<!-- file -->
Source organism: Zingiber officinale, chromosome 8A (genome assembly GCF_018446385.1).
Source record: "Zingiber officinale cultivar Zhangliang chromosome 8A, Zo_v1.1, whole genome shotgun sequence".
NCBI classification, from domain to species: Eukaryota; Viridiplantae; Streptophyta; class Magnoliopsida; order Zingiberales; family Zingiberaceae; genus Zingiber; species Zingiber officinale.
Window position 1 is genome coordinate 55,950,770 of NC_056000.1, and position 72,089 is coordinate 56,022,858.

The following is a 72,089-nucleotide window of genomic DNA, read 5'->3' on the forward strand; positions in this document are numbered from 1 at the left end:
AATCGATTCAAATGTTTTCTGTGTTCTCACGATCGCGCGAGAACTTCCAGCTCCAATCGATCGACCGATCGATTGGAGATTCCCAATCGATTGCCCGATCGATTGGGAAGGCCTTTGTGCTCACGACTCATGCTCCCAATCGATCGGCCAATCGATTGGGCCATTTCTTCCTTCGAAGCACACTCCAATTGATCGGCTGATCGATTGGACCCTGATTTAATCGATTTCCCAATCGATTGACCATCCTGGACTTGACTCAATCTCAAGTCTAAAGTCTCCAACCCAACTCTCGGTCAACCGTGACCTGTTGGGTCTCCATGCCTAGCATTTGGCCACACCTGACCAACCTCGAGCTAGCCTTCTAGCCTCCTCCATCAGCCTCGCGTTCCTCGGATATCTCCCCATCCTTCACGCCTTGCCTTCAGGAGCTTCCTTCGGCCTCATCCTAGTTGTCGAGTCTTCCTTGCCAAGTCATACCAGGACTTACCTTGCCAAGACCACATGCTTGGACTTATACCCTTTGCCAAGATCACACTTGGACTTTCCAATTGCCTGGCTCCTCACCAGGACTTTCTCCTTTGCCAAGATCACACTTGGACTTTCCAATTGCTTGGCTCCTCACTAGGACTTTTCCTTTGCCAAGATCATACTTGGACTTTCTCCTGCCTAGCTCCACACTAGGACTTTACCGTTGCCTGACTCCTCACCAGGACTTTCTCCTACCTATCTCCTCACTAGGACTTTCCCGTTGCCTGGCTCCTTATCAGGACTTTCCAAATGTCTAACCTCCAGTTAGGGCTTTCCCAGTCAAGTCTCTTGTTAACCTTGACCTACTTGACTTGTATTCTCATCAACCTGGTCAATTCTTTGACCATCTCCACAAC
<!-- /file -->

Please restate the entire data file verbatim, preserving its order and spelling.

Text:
Source organism: Zingiber officinale, chromosome 8A (genome assembly GCF_018446385.1).
Source record: "Zingiber officinale cultivar Zhangliang chromosome 8A, Zo_v1.1, whole genome shotgun sequence".
NCBI classification, from domain to species: Eukaryota; Viridiplantae; Streptophyta; class Magnoliopsida; order Zingiberales; family Zingiberaceae; genus Zingiber; species Zingiber officinale.
Window position 1 is genome coordinate 55,950,770 of NC_056000.1, and position 72,089 is coordinate 56,022,858.

The following is a 72,089-nucleotide window of genomic DNA, read 5'->3' on the forward strand; positions in this document are numbered from 1 at the left end:
AATCGATTCAAATGTTTTCTGTGTTCTCACGATCGCGCGAGAACTTCCAGCTCCAATCGATCGACCGATCGATTGGAGATTCCCAATCGATTGCCCGATCGATTGGGAAGGCCTTTGTGCTCACGACTCATGCTCCCAATCGATCGGCCAATCGATTGGGCCATTTCTTCCTTCGAAGCACACTCCAATTGATCGGCTGATCGATTGGACCCTGATTTAATCGATTTCCCAATCGATTGACCATCCTGGACTTGACTCAATCTCAAGTCTAAAGTCTCCAACCCAACTCTCGGTCAACCGTGACCTGTTGGGTCTCCATGCCTAGCATTTGGCCACACCTGACCAACCTCGAGCTAGCCTTCTAGCCTCCTCCATCAGCCTCGCGTTCCTCGGATATCTCCCCATCCTTCACGCCTTGCCTTCAGGAGCTTCCTTCGGCCTCATCCTAGTTGTCGAGTCTTCCTTGCCAAGTCATACCAGGACTTACCTTGCCAAGACCACATGCTTGGACTTATACCCTTTGCCAAGATCACACTTGGACTTTCCAATTGCCTGGCTCCTCACCAGGACTTTCTCCTTTGCCAAGATCACACTTGGACTTTCCAATTGCTTGGCTCCTCACTAGGACTTTTCCTTTGCCAAGATCATACTTGGACTTTCTCCTGCCTAGCTCCACACTAGGACTTTACCGTTGCCTGACTCCTCACCAGGACTTTCTCCTACCTATCTCCTCACTAGGACTTTCCCGTTGCCTGGCTCCTTATCAGGACTTTCCAAATGTCTAACCTCCAGTTAGGGCTTTCCCAGTCAAGTCTCTTGTTAACCTTGACCTACTTGACTTGTATTCTCATCAACCTGGTCAATTCTTTGACCATCTCCACAAC